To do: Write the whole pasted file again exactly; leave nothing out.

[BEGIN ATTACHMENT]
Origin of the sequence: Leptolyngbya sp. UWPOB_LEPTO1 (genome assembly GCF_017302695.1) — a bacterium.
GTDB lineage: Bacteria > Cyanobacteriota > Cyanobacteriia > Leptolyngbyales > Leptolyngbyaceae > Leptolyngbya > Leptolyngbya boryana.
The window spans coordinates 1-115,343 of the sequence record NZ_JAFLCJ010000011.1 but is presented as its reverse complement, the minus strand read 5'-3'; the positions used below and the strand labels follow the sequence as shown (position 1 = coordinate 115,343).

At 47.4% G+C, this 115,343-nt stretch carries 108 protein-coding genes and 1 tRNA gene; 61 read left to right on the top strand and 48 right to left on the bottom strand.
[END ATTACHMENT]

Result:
Origin of the sequence: Leptolyngbya sp. UWPOB_LEPTO1 (genome assembly GCF_017302695.1) — a bacterium.
GTDB lineage: Bacteria > Cyanobacteriota > Cyanobacteriia > Leptolyngbyales > Leptolyngbyaceae > Leptolyngbya > Leptolyngbya boryana.
The window spans coordinates 1-115,343 of the sequence record NZ_JAFLCJ010000011.1 but is presented as its reverse complement, the minus strand read 5'-3'; the positions used below and the strand labels follow the sequence as shown (position 1 = coordinate 115,343).

At 47.4% G+C, this 115,343-nt stretch carries 108 protein-coding genes and 1 tRNA gene; 61 read left to right on the top strand and 48 right to left on the bottom strand.